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Urban Gardener: Hollies Make Christmas Gardens Bright

Saturday, December 21, 2013

 

Eternity is within every garden. Urban gardeners reach beyond the day into the future. Our quest for growth and insight is guided by permanence. The hollies offer beauty, color and presence worthy in every garden. We desire their bright red berries and deep green leaves. Variations in leaves and berries only pique our interest. The long nights and short days of the solstice give sacred meaning to much around us. The hollies address the spiritual as no other plant. Bright green leaves and cheerful red berries proclaim life over darkness. People have known this for generations and show no sign of neglecting this ancient garden tree.

Hollies grow well in southern New England and will do well for you too. They have few requirements beyond the means of most urban gardeners. Hollies are a small, relatively slow growing tree that thrives in partial shade. Their evergreen leaves are highly articulated and form dense mounds of foliage. Their red berries are not edible for humans but are attractive to birds. The hollies thrive all the more when they are pruned. Clip the trees for dense growth along the ubiquitous chain link fences in our cities for beautiful and impenetrable barriers. Birds will thank you for the protective thickets and build their nests among the close knit leaves.

The holly naturally grows on the edges of wetlands and this proclivity hints at their cultural requirements. Plenty of moisture is a good thing. They also grow well as part of the understory of taller trees and are often naturally associated with oaks and swamp maples. Acidic soils are fine for hollies. Our soil is naturally acidic and fertilizers to enhance acidity are more necessary west of the Mississippi than in New England. Not at all fussy, hollies disturb some gardeners by the slow growth of young plants. Once established, they flourish. Be patient gardeners and wait out the first couple seasons of settling in. Don’t transplant your holly from here to there and expect rampant growth. Think through the needs of the plant before selecting a permanent site, let it settle in and grow. When they’ve developed a strong root system, it’s possible to harvest vibrant greenery for the holiday solstice. Shaping hollies can range from the artistic topiary onwards to simply control height or hedge.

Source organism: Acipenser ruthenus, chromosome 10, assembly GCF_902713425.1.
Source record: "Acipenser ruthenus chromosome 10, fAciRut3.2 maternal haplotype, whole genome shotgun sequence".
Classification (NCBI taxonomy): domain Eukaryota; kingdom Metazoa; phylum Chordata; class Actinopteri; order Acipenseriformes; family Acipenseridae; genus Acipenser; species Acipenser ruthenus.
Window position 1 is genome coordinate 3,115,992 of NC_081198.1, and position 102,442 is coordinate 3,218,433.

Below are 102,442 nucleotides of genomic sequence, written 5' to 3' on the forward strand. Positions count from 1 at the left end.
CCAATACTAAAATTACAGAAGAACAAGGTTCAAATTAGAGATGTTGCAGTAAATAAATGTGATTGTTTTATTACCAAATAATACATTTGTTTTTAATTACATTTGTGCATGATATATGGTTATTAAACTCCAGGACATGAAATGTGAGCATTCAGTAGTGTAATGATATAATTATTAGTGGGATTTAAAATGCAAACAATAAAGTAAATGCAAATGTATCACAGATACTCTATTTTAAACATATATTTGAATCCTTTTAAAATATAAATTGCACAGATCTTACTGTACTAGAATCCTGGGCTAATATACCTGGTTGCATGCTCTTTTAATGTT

Winter is the season most of us associate with hollies. Gardens are good for the spirit at all times of the year and I enjoy growing hollies for their punctuation of green and as reminders of other seasons. Hollies have an aura around them. They are naturally attractive and inspire. Like roses, they have an occasional thorn as part of the leaves. Don’t be discouraged, these thorns are dangerous only to the especially clumsy and some varieties are virtually thornless. The wood is dense and valued for its fine grain. Most gardeners reap many benefits from growing the holly in their garden. Essential for winter display are the red berries cherished by so many. Female hollies offer the red berries and require a male holly tree to fertilize their inconspicuous spring blooms. Plant a male holly or survey your neighborhood for other holly trees. If your neighbors have hollies with red berries there must be a male holly somewhere within 100 feet of the female. Are you in doubt? Select a male holly at the nursery and plant in within range but not immediately close to the specimen female plants. A single male holly will provide plenty of pollen for many female holly trees.

Hollies have a long life. They endure. Season after season the holly is a constant. Hollies remind gardeners of the four seasons. Our culture often moves from artificial holiday sales events. Hollies are from an older time. Their relationship with western culture precedes Christianity. Druids wore holly as sacred regalia. Often, hollies were planted in holy places. Or groves of the tree marked places for worship. This idea persists on many levels into the present. We decorate our doorways with wreaths of holly. Or we illustrate our art and greetings with these lovely green plants, their bright red berries reminiscent of bloodshed for our benefit. A holly tree is both memorial and promise.

Plant a pair of holly trees. They can still be bought at nursery centers when other plants are not available. Explore the marvelous world of holly varieties. Dark rich green may distinguish one variety to suit the gardener’s taste for depth or one may select a variegated type for more light. If you’re an urban gardener with that special commodity, space, enjoy the freedom of choice and plant several varieties. There is no regret or remorse among the hollies, only rewards and benefits. It’s no wonder that the holly has accompanied people in their travels and become resident across the globe. The wish for the peace that passes all understanding is nobly renewed each year by the holly’s lovely green foliage and bright red berries.